For me, it's a combination of the above, but it's also that indefinable magic that suddenly makes symbols and images appear in the writing without my knowledge, the overarching, structural metaphors and symbols that bring disparate elements together and illuminate what the story is about. Often I don't have any idea where they come from. Sometimes they are purely conscious. Either way, they form the connective web between the images, themes, characters, and settings. They're the unifying force that gives life to the work, and the surprise and delight I find when they come together is a big part of what makes writing--and reading--fun.
As writers, we have a whole arsenal of tools we can use to deepen our writing and engage readers on additional levels. Among other things, we use:
- establishing or anchoring images to set a scene.
- closing images to underscore tone or heighten emotion.
- symbols to build a wordless emotional vocabulary.
- figurative language to simplify explanation at the sentence or paragraph level.
- recurring symbols or echoes to draw attention to a theme.
- recurring images to underscore turning points, build emotional intensity, point to what characters are feeling or thinking, or make a characters voice unique.
Symbols, imagery, and figurative language are usually simple to spot and identify, but there are so many different kinds it an be hard to remember that we have a much wider range of tools than we commonly use. Each type is unique, but each is an important piece in shaping our language, pages, scenes, chapters, and overall work.
- Establishing Shots: Usually discussed in reference to film or television, establishing shots work beautifully in written form to set up the context of a scene. In addition to providing the traditional elements of setting, they create the relationships between the characters and objects in the setting. You can build them through a quick, straight description at the beginning of your scene, but figuritive language or symbols can make them especially powerful. Think of every scene as a scene in a film, and provide an establishing shot for each.
- Anchoring Images: An image for your readers to visualize as they move through the scene. Judicious use of props and actions can link establishing shots and various anchor images within a scene to make it play out as visually as a film.
- Concluding Image: Underscores the emotional note of a scene and resonates with the reader longer. By using a powerful concluding image, you can say much less explicitly and achieve a greater payoff.
- Symbols: Derived from the Greek word for "throw together" symbols draw invisible comparisons to bring additional layers of meaning into your work. Angela Ackerman has a brilliant symbolism thesaurus on her blog, the bookshelf muse: http://thebookshelfmuse.blogspot.com/2010/02/new-symbolism-thesaurus.html.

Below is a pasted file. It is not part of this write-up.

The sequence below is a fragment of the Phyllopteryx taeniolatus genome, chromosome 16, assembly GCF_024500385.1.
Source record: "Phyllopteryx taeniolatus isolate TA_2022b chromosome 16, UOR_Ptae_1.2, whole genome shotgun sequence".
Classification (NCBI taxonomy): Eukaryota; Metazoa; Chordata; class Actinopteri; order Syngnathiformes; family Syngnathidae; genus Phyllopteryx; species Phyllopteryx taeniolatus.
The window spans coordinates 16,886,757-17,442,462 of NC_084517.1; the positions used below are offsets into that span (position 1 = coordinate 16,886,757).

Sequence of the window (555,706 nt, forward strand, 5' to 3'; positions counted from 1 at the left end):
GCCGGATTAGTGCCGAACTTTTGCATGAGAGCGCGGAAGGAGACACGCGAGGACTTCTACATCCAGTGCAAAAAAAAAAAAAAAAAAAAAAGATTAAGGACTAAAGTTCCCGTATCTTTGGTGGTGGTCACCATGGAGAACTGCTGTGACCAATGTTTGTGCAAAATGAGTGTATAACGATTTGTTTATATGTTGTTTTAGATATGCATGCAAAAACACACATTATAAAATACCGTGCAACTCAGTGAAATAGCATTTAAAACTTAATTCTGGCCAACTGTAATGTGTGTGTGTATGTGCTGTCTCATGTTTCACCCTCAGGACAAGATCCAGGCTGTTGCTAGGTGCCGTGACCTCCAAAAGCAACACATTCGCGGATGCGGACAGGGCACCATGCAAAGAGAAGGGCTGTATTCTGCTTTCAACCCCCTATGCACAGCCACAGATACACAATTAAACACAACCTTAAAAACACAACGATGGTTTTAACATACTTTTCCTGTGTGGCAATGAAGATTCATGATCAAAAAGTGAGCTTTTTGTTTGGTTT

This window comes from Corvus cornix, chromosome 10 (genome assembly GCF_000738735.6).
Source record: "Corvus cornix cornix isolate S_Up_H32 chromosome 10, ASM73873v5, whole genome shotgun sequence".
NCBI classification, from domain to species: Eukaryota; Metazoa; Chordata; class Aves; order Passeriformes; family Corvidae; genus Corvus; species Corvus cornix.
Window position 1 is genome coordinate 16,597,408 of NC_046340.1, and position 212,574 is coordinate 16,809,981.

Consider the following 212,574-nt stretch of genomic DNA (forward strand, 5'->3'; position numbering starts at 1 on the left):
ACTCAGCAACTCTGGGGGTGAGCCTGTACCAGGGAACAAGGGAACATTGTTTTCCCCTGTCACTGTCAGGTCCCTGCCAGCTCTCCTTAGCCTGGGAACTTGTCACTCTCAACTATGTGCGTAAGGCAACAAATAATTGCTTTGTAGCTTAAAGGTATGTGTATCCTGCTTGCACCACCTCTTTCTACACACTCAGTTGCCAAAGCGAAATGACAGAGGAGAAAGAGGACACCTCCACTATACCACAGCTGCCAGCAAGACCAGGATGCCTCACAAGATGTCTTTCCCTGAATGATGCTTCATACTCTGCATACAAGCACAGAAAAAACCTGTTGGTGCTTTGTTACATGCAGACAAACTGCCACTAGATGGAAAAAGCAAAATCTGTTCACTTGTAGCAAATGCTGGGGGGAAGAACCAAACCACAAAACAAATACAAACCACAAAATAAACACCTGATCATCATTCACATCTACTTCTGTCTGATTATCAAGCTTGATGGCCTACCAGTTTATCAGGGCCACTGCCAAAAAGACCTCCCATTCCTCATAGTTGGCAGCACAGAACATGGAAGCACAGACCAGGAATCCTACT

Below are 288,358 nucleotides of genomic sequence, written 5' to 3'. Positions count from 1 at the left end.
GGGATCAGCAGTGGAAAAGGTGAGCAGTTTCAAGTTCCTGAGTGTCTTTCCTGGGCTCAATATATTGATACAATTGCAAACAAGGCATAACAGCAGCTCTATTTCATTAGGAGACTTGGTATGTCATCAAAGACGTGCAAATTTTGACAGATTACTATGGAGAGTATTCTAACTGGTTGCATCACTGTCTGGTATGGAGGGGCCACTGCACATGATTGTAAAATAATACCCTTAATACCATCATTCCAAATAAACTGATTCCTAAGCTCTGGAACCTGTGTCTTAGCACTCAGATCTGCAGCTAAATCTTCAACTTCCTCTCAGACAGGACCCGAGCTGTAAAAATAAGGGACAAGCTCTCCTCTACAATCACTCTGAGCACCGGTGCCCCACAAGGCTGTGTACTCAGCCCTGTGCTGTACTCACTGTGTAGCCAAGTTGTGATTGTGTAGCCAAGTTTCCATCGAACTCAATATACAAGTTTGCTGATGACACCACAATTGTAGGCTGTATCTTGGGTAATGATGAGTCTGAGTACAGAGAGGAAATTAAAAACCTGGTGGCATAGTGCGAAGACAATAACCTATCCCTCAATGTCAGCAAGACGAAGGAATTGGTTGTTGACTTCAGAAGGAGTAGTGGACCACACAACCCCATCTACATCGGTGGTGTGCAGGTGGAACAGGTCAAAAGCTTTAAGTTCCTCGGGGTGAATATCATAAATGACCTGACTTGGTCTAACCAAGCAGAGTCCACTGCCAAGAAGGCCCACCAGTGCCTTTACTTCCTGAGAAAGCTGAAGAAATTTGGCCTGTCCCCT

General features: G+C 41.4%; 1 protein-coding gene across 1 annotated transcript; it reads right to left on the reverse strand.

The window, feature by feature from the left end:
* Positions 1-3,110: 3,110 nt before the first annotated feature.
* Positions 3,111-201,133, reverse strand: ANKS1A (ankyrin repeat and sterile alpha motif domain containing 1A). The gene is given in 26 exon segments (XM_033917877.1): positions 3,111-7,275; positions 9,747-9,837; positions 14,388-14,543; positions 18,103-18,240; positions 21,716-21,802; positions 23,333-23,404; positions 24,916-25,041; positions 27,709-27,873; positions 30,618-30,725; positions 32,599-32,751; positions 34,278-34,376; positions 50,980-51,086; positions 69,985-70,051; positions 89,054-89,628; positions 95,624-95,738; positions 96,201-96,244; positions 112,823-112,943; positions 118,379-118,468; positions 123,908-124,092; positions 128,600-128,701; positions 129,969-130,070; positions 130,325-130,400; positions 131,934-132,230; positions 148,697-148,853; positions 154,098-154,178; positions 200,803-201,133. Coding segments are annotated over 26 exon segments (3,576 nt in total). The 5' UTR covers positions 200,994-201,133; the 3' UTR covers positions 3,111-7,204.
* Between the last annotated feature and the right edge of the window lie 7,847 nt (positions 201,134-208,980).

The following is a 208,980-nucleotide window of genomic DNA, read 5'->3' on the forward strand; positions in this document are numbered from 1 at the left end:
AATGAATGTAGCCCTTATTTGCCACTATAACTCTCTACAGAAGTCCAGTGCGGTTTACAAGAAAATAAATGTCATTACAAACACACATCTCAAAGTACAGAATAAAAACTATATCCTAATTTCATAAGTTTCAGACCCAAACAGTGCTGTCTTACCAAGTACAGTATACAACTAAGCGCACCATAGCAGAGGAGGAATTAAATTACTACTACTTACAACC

- Similes: A type of figurative language that explicitely compares one things to another using the words 'like' or 'as.'
- Lips as red as roses
- Cheeks as white as snow
- Reeling her in like a fish on the line
- Simple Metaphors: At their most basic, metaphors use a handful of words to liken one thing to another without explicitly saying they are alike.
- The roses of her lips
- The snow of her cheeks
- Fishing for compliments
- Extended Metaphors: These begin with a simple metaphor and add additional elements.
- Her Snow White coloring, the rose of her lips, the snow of her cheeks
- A shadow of her former self, ghosting through the room with so little confidence she barely made a ripple
- All the world’s a stage and men and women merely players
- Let me count my loves of thee, my rose garden, my heart, my fixed mark, my beginning and my end
- Indirect Metaphors: These employ comparisons that are implied or less readily obvious because the actual comparison is veiled.
- Her smugness ruffled my feathers (made me bristle like a bird with ruffled feathers.)
- Surprise finally brought her back to earth (where she'd presumably been floating from euphoria or happiness)
- Submerged Metaphors: These imply meaning in the first portion of the comparison.
- Your eagle eye
- The spark of imagination
- The bloom of youth
- Dying and Dead Metaphors: A word of caution. Metaphors (or similes) that are used too often can become cliche. Most of the examples above fall into this category. If you've heard or seen a metaphor used before, consider very carefully before you use it in your own work.
- Active Metaphors: Instead of using a dying metaphor, think about creating something brand new. Consider what your specific character or narrator would say in his or her own voice. What life experience does he or she bring that she would use to illustrate a concept?
- Dormant Metaphors: In trying to create new metaphors, we sometimes forget that they have to work for the reader as well as the character. Make sure your metaphors are clear and well crafted enough to be easily understood.
- Conceptual Metaphors: These illustrate universal thoughts or concepts, and can often be easily extended. Life is a journey, for example, can be extended to show a person at a crossroads, carrying baggage, etc. Conceptual metaphors are a great way to provide start adding depth.
Do you already have conceptual figures in your manuscripts? Do you add them consciously, or do they just appear? What are your favorite examples from your own work?